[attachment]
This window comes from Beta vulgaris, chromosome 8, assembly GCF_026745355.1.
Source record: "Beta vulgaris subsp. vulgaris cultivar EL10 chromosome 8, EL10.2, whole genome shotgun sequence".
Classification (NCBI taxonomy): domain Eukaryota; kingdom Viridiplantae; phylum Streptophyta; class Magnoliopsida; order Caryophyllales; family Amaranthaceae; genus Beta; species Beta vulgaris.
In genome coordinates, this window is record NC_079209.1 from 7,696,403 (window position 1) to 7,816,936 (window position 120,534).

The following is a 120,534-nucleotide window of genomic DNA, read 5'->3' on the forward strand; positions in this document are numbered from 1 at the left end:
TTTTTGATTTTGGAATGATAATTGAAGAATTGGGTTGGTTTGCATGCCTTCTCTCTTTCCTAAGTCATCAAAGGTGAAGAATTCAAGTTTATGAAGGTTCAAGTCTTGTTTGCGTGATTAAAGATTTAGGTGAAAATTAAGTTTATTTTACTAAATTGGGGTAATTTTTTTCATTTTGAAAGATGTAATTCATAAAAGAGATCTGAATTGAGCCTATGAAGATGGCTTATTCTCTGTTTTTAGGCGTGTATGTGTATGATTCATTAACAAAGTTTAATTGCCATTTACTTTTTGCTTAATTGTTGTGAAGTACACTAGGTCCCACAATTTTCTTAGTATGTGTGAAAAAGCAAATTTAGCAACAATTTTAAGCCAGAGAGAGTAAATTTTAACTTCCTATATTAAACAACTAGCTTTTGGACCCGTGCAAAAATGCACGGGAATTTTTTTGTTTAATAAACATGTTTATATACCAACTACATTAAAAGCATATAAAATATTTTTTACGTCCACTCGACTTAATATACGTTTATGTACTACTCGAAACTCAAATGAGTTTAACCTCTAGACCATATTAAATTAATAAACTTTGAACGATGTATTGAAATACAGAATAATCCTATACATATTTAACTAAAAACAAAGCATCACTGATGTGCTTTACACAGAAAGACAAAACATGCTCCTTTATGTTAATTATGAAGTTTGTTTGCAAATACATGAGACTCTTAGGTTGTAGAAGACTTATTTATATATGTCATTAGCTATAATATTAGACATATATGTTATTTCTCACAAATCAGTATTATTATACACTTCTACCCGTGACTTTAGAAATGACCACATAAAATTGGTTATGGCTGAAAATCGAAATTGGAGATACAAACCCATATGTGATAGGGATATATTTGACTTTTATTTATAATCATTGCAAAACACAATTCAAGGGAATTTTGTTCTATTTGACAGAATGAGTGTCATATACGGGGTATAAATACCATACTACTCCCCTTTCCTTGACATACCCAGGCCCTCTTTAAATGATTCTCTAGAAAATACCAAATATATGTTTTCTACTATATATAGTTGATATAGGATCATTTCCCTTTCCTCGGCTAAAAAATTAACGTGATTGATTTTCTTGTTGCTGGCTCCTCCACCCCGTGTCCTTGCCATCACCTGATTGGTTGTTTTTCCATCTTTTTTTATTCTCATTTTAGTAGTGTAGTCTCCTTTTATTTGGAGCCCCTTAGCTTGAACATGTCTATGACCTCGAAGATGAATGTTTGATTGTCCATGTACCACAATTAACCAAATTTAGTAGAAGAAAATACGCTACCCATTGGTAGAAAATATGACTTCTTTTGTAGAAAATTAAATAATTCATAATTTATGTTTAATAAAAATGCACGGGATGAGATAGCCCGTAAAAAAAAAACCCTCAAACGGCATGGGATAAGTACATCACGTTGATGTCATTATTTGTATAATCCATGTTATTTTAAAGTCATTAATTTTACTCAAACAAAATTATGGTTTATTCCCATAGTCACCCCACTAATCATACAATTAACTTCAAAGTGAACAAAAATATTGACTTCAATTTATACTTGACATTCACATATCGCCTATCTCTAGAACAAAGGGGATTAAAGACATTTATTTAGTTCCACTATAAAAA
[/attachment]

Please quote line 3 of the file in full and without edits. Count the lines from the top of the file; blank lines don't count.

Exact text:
Classification (NCBI taxonomy): domain Eukaryota; kingdom Viridiplantae; phylum Streptophyta; class Magnoliopsida; order Caryophyllales; family Amaranthaceae; genus Beta; species Beta vulgaris.